My corner of the world is paradise. My cabin sits in a clearing among huge ponderosa pines and Douglas fir trees. A creek babbles along through a small gully and the birds sing as they build their nests. Squirrels chatter as they scramble from tree top to tree top and bears stop to sniff the air. The sweet scent of wood smoke drifts lazily along the breeze and hawks call from the sky as they circle the clearing on outstretched wings. Visitors to my little cabin in the Southern Colorado Rocky Mountains “OOOHHH and AHHH” as a herd of mule deer daintily tip toe across the yard. “Beautiful!” they exclaim. “You are so lucky.”
I throw rocks.
I have to admit they are beautiful. Few things can make you catch your breath in excitement like a majestic buck with a rack of regal antlers. Weighing in at over two-hundred pounds of muscle and bone, mule deer bucks are large, powerful animals and they know it. Moving with a measured dignity they hold their heads high as if they are the sovereigns of all they survey.
And of course, those fawns that show up every spring…unbelievably cute. They have long delicate legs that seem to go every which way as they try to navigate the brush. Their shadowy coats covered with spots, and those eyes that seem to melt your heart make the babies seem innocent and sweet. Sometimes I just want to snuggle them up in my lap and kiss the fawns’ velvet noses.
The gentle does that nudge their offspring along are a picture of harmony. It is hard not to sigh with pleasure as they walk past.
I watch Bambi and his mother stroll by in the flesh. And I throw rocks.
Because the lovely deer are really large, voracious rats with hooves that eat everything in sight!
My lilacs can’t bloom because the deer eat the tips off every branch.
The rats with hooves decimate the apple trees before I can taste the fruit.
The daisies, geraniums and tulips don’t stand a chance.
They have pruned the raspberries to the ground and I can’t find the grape vine.
The chard ready to pick?
The peas? Tomatoes? (The leaves of tomatoes are toxic, does that stop them? Oh, no.)
The walking stomachs nosh on the oak trees, devour the new spruce tree needles, rip out the lettuce and munch on the honeysuckle.
The deer feast upon everything I plant except the daffodils and the iris. They ignore them because daffodils and irises are quite poisonous, even to rats with hooves.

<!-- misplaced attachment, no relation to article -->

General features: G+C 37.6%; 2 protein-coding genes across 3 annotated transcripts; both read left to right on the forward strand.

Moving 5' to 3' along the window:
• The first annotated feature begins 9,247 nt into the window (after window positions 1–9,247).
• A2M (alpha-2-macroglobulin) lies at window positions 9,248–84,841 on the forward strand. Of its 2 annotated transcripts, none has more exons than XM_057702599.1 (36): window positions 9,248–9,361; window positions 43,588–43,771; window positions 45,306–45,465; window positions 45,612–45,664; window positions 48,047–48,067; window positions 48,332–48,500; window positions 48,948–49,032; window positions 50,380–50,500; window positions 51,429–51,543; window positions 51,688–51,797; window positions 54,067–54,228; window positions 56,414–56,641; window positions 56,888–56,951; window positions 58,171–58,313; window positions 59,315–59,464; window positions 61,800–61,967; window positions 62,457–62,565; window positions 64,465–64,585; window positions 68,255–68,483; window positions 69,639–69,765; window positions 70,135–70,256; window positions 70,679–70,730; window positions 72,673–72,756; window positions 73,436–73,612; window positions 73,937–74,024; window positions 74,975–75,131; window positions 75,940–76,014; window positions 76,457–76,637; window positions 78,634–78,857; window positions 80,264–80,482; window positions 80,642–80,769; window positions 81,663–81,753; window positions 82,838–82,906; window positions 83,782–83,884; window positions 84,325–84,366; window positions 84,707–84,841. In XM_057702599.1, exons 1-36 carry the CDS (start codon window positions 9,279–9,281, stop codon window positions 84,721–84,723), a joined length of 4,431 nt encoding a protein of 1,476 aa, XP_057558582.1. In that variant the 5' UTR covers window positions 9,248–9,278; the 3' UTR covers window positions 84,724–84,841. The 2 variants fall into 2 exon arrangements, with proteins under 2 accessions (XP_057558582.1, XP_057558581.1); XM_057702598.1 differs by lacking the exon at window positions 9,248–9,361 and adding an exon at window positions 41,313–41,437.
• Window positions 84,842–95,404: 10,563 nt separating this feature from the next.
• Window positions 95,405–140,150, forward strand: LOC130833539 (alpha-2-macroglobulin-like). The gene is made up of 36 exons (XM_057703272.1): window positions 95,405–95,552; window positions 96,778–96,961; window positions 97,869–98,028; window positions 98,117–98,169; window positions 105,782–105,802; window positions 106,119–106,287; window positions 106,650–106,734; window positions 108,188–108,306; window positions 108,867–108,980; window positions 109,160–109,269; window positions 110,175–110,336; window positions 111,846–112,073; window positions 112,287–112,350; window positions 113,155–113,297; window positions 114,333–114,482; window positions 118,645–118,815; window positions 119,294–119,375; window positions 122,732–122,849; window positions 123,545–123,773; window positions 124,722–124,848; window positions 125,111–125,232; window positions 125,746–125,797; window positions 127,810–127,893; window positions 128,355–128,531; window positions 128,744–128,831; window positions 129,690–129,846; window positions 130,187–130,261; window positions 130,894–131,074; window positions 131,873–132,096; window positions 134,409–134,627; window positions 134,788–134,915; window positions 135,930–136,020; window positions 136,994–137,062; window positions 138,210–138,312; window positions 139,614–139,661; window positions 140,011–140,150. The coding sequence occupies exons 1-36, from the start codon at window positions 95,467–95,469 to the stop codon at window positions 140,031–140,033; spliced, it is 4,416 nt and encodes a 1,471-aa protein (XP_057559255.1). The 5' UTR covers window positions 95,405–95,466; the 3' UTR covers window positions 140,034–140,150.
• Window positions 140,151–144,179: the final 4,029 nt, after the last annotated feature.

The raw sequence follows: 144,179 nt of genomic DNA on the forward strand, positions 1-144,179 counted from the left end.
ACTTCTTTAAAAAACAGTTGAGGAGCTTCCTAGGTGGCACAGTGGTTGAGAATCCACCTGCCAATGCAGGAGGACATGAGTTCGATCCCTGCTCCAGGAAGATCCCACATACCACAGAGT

The four-footed, furry feeding machines also ignore the tall, succulent grass. This forces me to cut the grass; working myself into a hot, sweaty stupor. Why don’t they eat the grass? They are herbivores, are they not?
Deer! HAH! Rats, big rats with hooves and pretty eyes, that’s what deer are.
I have been given many bits of advice and I have tried them all. I build fences, drape netting everywhere, spray smelly deer repellents and hang bars of soap around. I send my dog out to bark madly. I yell, throw rocks and stomp around while waving my arms like I am demented. I leave the radio on at top volume. I run a chain saw and throw firewood.
The deer gaze at me solemnly and chew on my violets.
The large four-legged bottomless stomachs love it if I try to feed the birds. The does have learned to tip the bird feeder just enough to spill the seeds on the ground where they eagerly lap them up. Did you know that a doe can stand on her hind legs to reach a bird feeder? Deer are over seven feet tall on their hind legs.
I am not tall enough to get the feeder out of their reach without balancing on a tall stepladder. I don’t do heights…nope…no stepladders for me.
If the deer don’t consume all the bird seed, the squirrels come in and finish it off. I sit quietly and apologize to the small flock of birds gazing forlornly at me from the Douglas fir tree. Then I put the bird feeder away. Maybe next year.
Deer also like to jump in front of my car. I can be innocently driving down the road and suddenly there is a deer standing in front of me. Just standing there with a mouthful of my daisies wondering what I am doing on her road. She stares at me as I slam on the brakes and swerve, barely missing her and skidding to a stop on the brink of the ditch. She watches calmly, then meanders down to the creek for a drink of water without even a second look to see if I survived.
I am trying not to have a heart attack as I maneuver my car back onto the road.
Yes, most people “OOOH and AHH” at the sight of the deer in my yard. They count the points on the buck’s antlers. They watch rapturously as the fawns navigate on their long legs and coo at the does. The visitors praise the long lashes surrounding the does’ eyes and the delicacy of their movements. They giggle at the antics of the spotted babies.
Deer really are beautiful creatures and I know that I am living in their space.
But I wish they would share.
I wish they would only eat half the garden and only half the bird seed.
I wish they would share the road.
I wish they would walk majestically through the yard without stopping.
But since they don’t…
I throw rocks.